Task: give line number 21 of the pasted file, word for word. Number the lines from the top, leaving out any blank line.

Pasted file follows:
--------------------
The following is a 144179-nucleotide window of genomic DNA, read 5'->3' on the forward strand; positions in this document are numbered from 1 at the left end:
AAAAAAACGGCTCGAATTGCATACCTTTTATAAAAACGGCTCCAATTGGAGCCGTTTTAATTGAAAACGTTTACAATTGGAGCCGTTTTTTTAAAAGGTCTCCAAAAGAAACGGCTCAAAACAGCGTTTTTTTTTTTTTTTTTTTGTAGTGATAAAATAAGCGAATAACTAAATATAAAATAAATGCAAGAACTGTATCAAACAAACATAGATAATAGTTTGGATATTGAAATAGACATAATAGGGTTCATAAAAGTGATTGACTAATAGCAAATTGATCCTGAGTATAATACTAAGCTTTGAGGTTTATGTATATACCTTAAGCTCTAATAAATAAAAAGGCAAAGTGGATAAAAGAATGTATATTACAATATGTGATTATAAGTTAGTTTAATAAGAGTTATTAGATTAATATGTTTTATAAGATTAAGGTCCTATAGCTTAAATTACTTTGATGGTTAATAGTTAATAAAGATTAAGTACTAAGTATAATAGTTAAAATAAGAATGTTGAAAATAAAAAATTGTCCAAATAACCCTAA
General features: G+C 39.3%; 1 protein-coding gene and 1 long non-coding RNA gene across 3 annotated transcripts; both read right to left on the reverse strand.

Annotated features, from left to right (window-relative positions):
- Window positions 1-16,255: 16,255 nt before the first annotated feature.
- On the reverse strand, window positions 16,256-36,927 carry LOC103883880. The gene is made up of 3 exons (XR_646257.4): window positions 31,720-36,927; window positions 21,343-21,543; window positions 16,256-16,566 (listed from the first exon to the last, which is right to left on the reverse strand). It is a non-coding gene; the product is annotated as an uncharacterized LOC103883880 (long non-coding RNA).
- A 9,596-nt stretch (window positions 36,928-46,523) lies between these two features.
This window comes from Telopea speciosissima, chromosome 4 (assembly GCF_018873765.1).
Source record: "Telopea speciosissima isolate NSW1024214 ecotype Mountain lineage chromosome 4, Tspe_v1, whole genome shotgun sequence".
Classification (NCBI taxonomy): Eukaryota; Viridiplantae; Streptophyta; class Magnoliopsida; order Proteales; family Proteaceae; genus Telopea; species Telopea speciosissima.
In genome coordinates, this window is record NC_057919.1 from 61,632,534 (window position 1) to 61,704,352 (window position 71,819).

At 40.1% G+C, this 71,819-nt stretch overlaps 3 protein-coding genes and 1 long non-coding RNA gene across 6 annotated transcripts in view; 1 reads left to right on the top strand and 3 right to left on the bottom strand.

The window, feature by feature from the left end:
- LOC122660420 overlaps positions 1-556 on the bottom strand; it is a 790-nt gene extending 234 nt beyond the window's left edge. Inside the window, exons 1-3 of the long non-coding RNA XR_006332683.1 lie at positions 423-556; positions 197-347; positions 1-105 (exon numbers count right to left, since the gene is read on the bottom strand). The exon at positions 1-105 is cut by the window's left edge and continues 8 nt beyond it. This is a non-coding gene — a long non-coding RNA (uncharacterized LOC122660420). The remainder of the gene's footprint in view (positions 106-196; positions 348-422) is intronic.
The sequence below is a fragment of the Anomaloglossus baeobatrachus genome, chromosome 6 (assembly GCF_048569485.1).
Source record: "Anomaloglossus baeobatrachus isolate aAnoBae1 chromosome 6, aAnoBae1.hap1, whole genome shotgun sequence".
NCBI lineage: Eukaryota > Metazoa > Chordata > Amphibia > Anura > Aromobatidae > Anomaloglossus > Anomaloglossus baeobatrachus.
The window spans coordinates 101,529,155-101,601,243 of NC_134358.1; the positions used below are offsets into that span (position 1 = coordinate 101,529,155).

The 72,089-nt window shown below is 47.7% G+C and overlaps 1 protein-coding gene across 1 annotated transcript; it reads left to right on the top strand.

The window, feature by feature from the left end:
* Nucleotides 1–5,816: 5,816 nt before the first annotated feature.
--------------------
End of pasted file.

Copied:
* Nucleotides 1–5,816: 5,816 nt before the first annotated feature.